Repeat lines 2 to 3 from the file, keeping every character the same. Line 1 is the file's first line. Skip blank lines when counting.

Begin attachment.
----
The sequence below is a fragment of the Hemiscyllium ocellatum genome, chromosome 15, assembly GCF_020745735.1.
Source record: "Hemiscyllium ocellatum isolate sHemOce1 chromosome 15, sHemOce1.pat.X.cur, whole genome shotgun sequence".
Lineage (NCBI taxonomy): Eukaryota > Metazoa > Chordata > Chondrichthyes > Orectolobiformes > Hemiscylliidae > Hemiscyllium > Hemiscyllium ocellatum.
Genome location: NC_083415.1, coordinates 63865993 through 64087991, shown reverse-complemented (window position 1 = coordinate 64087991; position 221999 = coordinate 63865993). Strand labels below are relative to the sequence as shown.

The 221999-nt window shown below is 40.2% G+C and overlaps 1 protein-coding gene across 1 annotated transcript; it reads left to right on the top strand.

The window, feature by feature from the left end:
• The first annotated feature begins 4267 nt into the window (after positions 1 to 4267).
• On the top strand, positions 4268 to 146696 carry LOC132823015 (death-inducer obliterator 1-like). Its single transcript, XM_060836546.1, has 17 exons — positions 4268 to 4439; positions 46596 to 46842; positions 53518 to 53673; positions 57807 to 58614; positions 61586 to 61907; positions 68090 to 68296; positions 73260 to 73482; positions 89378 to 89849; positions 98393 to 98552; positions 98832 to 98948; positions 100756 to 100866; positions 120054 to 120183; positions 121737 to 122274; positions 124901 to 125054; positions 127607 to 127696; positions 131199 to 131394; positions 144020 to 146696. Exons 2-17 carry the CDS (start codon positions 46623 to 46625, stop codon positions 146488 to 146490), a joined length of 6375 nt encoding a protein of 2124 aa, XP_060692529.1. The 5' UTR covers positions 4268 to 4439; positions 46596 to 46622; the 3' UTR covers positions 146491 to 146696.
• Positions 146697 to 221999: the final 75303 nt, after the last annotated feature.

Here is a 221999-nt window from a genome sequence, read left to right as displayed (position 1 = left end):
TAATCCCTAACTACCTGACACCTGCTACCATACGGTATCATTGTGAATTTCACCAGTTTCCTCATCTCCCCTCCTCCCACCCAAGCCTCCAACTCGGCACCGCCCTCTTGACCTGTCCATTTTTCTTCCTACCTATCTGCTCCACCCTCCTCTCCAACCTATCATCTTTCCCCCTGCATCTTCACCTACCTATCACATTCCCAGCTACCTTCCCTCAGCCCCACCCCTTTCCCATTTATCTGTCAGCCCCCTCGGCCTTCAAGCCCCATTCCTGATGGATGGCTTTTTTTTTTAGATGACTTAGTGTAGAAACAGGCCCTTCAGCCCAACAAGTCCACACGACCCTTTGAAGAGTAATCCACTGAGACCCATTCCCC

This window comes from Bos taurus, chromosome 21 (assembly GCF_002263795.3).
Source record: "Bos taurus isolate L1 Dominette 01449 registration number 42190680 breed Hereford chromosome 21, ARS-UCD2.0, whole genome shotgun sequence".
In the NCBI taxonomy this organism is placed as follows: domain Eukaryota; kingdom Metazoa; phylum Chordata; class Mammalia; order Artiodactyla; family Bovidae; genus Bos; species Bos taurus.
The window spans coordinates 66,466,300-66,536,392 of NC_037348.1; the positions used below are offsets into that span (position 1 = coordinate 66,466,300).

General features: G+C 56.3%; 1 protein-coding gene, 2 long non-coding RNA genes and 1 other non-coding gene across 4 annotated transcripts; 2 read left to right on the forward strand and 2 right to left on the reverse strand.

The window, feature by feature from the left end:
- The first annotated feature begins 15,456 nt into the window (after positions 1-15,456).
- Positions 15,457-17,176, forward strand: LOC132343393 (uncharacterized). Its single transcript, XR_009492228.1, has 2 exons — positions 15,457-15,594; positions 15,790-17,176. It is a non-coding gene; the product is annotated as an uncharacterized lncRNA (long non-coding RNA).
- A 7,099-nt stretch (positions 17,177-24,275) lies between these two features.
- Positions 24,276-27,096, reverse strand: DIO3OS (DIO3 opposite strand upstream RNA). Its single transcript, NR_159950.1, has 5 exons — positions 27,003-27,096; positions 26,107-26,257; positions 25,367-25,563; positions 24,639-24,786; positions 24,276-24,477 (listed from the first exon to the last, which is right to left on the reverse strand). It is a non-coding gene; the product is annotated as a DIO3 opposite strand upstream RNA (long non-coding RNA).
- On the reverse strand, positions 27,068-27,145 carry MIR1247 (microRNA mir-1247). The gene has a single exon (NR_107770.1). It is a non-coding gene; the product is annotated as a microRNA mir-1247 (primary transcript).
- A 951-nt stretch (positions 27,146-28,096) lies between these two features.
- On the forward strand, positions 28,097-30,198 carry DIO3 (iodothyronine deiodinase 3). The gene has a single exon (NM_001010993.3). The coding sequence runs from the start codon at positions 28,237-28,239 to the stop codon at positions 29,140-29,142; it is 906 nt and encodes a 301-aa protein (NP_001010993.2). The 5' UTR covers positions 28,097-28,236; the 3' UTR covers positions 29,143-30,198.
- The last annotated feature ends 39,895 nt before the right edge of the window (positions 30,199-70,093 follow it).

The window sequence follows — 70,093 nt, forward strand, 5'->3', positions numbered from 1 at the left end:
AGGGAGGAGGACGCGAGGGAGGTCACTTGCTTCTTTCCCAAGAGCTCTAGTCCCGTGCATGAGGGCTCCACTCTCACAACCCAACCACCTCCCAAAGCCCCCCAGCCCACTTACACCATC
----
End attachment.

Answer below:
Source record: "Hemiscyllium ocellatum isolate sHemOce1 chromosome 15, sHemOce1.pat.X.cur, whole genome shotgun sequence".
Lineage (NCBI taxonomy): Eukaryota > Metazoa > Chordata > Chondrichthyes > Orectolobiformes > Hemiscylliidae > Hemiscyllium > Hemiscyllium ocellatum.